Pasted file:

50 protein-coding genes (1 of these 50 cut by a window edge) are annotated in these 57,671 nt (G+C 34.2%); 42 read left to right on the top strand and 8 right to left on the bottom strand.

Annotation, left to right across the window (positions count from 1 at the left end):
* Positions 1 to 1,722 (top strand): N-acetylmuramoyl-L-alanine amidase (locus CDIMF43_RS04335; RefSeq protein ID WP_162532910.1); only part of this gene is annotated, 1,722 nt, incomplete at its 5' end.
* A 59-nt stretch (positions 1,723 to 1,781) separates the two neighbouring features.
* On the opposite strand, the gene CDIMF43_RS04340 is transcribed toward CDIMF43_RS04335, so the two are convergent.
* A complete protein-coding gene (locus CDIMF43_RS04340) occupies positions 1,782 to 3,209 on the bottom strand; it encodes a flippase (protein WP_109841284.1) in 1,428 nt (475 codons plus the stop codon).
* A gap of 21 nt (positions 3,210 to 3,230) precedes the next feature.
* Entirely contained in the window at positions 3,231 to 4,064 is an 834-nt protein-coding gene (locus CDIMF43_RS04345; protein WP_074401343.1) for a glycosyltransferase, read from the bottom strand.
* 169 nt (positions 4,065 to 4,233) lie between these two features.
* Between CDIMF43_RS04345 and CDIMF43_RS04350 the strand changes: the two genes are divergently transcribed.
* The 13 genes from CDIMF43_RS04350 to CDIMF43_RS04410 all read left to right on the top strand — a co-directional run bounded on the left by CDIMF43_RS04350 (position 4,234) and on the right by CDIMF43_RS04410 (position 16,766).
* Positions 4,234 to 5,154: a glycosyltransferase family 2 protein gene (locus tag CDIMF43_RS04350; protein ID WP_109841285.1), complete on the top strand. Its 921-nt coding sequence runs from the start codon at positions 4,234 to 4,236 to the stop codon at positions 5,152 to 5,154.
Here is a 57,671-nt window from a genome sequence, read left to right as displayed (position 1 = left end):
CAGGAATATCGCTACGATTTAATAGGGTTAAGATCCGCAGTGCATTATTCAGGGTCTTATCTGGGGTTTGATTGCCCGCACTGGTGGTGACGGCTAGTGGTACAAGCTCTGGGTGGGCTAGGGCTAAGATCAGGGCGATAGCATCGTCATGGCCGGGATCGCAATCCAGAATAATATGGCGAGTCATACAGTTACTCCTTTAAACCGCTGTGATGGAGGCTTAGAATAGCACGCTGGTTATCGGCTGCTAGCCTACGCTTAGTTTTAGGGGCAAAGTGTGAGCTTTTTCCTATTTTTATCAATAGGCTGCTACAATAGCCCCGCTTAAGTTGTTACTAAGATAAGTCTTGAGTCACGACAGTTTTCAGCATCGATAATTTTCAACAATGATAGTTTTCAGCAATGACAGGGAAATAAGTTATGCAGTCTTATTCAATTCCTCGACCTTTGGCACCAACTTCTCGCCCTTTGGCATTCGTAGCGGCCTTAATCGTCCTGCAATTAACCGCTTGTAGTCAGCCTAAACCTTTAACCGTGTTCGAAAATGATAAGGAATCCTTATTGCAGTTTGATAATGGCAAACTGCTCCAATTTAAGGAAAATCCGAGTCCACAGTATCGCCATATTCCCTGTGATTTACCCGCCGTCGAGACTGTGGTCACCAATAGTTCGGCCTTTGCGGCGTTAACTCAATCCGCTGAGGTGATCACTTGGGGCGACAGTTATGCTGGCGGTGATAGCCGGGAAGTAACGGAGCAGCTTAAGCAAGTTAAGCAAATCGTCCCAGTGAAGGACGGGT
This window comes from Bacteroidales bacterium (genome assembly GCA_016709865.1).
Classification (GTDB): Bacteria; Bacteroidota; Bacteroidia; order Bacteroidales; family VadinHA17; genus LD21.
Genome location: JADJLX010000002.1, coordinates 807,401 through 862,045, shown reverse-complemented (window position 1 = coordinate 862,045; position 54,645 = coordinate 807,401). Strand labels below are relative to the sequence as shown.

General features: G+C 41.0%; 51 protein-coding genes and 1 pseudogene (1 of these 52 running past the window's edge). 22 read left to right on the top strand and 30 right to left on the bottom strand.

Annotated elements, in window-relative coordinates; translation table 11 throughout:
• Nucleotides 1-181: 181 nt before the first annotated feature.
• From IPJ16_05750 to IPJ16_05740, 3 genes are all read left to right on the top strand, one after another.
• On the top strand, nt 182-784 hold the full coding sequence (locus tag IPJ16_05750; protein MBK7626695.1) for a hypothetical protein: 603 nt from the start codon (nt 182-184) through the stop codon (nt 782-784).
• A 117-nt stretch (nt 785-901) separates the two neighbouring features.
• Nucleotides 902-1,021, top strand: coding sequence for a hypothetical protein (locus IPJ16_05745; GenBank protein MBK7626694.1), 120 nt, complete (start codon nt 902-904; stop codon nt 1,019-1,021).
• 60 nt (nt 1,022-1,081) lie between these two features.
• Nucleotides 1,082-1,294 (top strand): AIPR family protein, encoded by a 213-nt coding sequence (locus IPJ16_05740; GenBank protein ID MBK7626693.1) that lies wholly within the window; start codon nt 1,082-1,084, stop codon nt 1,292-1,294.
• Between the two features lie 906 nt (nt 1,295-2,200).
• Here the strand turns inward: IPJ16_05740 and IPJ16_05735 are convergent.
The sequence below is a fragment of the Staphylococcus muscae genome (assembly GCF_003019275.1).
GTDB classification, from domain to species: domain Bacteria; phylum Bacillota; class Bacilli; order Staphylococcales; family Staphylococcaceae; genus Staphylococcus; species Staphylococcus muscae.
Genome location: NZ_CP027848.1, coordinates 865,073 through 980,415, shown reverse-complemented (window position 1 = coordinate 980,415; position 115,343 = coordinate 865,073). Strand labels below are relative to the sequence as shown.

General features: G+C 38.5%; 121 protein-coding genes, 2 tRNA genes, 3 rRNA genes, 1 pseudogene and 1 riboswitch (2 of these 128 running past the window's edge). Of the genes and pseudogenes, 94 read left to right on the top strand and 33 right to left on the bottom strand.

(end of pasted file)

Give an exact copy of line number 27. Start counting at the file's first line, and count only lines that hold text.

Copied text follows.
• Between the two features lie 906 nt (nt 1,295-2,200).